In this paper, we address this issue in the context of benchmark studies based on real datasets using an example benchmark study, which compares the performance of survival prediction methods on high-dimensional multi-omics datasets. Our aim is twofold. As a first exploratory step, we examine how variable the results of a benchmark study are by trying all possible combinations of choices and comparing the resulting method rankings. In the second step, we propose a general framework based on multidimensional unfolding that allows researchers to assess the impact of each choice and identify critical choices that substantially influence the resulting method ranking. In our example benchmark study, the most critical choices were the considered datasets and the performance metric. However, in some settings, we observed that the handling of missing values and the aggregation of performances over the datasets can also have a great influence on the results.
Variable Importance Measures for Functional Gradient Descent Boosting Algorithm
TU Dortmund, Germany
With the continuous growth of data dimensions and the improvement of computing power in contemporary statistics, the number of variables that can be included in a model is increasing significantly. Therefore, when designing a model, selecting truly informative variables from a bunch of messy variables and ranking them according to their importance becomes a core problem of statistics. Appropriate variable selection can reduce overfitting and leads to a more interpretable model. Traditional methods use the decomposition of R2, step-wise Akaike Information Criterion (AIC)-based variable selection, or regularization based on lasso and ridge. In ensemble algorithms, the variable importance is often calculated separately by the permutation methods. In this contribution, we propose two new stable and discriminating variable importance measures for the functional gradient descent boosting algorithm (FGDB). The first one calculates the l2 norm contribution of a variable while the second one calculates the risk reduction of the variables in every iteration. Our proposal is demonstrated in both simulation and real data examples. We show that the two new methods are more effective in automatically selecting those truly important variables in different data scenarios than the traditional selection frequency measures used in FGDB algorithm. This holds for both linear and non-linear models under different data scenarios.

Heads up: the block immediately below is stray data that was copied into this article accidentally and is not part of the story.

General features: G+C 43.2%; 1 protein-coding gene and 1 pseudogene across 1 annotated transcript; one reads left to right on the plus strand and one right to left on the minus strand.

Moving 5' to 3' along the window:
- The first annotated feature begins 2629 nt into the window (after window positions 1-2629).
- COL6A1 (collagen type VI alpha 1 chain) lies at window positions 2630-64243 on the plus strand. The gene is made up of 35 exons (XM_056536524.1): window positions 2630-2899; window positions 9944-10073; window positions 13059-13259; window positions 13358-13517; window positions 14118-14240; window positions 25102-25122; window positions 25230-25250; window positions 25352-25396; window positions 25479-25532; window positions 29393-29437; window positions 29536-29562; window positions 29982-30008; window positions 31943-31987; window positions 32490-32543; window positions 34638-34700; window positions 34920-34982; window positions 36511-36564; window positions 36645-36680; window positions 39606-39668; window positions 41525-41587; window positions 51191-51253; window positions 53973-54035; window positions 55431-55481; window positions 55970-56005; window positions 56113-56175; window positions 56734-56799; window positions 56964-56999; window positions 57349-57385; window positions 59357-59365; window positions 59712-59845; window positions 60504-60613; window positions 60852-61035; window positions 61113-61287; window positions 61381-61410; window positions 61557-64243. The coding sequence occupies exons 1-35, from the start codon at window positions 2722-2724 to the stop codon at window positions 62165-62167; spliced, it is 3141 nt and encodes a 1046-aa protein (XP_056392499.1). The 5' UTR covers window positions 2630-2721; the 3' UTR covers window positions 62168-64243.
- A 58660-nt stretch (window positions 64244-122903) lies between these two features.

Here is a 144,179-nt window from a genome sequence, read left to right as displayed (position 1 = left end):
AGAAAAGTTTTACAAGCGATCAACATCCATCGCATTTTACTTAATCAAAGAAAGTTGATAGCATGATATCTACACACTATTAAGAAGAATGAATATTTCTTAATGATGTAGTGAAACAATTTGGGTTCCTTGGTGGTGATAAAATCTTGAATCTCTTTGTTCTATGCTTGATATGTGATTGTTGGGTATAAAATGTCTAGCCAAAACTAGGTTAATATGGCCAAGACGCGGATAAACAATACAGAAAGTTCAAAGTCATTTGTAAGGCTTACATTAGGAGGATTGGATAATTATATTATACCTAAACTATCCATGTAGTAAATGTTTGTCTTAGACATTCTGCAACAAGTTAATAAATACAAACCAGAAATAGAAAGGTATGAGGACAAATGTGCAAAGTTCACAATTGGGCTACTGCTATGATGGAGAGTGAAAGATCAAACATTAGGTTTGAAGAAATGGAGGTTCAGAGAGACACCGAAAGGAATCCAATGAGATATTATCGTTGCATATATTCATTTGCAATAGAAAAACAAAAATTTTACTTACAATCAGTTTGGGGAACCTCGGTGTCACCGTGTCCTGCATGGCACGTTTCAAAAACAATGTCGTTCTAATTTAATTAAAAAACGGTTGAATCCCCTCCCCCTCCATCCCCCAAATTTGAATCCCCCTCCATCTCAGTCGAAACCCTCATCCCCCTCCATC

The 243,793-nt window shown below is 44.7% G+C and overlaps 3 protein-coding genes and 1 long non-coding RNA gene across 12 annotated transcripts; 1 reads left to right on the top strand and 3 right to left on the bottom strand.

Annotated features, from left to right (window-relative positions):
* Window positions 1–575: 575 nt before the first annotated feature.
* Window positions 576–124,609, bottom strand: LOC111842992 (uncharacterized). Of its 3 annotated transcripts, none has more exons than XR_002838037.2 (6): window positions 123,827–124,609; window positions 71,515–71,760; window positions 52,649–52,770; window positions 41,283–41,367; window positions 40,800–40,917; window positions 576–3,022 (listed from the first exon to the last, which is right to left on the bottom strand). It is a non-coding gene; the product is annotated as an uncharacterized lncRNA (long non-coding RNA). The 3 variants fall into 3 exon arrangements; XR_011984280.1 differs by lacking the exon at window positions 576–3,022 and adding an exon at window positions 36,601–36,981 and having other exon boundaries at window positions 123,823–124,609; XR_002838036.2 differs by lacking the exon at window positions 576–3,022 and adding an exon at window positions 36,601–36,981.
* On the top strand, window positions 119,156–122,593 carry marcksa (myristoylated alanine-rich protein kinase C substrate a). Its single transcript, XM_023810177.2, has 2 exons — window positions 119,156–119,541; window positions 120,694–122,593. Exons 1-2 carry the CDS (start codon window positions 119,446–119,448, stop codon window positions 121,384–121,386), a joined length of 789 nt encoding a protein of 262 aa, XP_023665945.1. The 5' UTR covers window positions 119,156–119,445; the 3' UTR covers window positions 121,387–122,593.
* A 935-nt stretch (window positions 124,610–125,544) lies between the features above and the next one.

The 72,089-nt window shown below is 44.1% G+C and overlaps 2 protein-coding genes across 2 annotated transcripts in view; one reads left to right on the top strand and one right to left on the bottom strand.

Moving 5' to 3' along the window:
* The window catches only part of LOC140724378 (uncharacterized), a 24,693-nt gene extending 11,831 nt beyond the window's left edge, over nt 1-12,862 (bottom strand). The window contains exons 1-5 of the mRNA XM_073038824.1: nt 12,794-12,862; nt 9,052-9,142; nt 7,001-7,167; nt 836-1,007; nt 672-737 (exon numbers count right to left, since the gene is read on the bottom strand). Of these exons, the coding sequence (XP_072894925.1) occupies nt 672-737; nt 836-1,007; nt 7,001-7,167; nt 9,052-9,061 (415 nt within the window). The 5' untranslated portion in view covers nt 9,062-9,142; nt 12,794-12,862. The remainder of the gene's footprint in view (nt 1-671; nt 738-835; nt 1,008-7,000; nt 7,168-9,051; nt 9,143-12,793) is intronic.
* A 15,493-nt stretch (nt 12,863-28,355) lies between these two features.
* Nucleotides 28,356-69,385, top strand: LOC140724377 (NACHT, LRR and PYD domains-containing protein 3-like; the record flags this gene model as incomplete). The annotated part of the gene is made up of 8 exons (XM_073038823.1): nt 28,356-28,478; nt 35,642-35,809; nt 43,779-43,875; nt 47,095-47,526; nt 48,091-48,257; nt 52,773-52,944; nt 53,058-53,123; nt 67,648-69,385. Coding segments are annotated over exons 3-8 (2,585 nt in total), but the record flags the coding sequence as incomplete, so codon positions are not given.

keywords: variable importance measures, variable selection, functional gradient boosting, component-wise regression, generalized additive models.
Quality control in genome-wide association studies revisited: a critical evaluation of the standard methods
Hanna Brudermann1, Tanja K. Rausch1,2, Inke R. König1
1Institut für Medizinische Biometrie und Statistik, Universität zu Lübeck, Universitätsklinikum Schleswig-Holstein, Campus Lübeck, Germany, Germany; 2Department of Pediatrics, Universität zu Lübeck, Universitätsklinikum Schleswig-Holstein, Campus Lübeck, Lübeck, Germany
Genome-wide association studies (GWAs) investigating the relationship between millions of genetic markers and a clinically relevant phenotype were originally based on the common disease – common variant assumption, thus aiming at identifying a small number of common genetic loci as cause for common diseases. Given the enormous cost reduction in the acquisition of genomic data, it is not surprising that since the first known GWA by Klein et al. (2005), this study type was established as a standard method. However, since even low error frequencies can distort association results, extensive and accurate quality control of the given data is mandatory. In recent years, the focus of GWAs has shifted, and the task is no longer primarily the discovery of common genetic loci. Also, with increasing sample sizes and (mega-)meta-analyses of GWAs, it is hoped that loci with small effects can be identified. Furthermore, it has become popular to aggregate all genomic information, even loci with very small effects and frequencies, into genetic risk prediction scores, thus increasing the requirement for high-quality genetic data.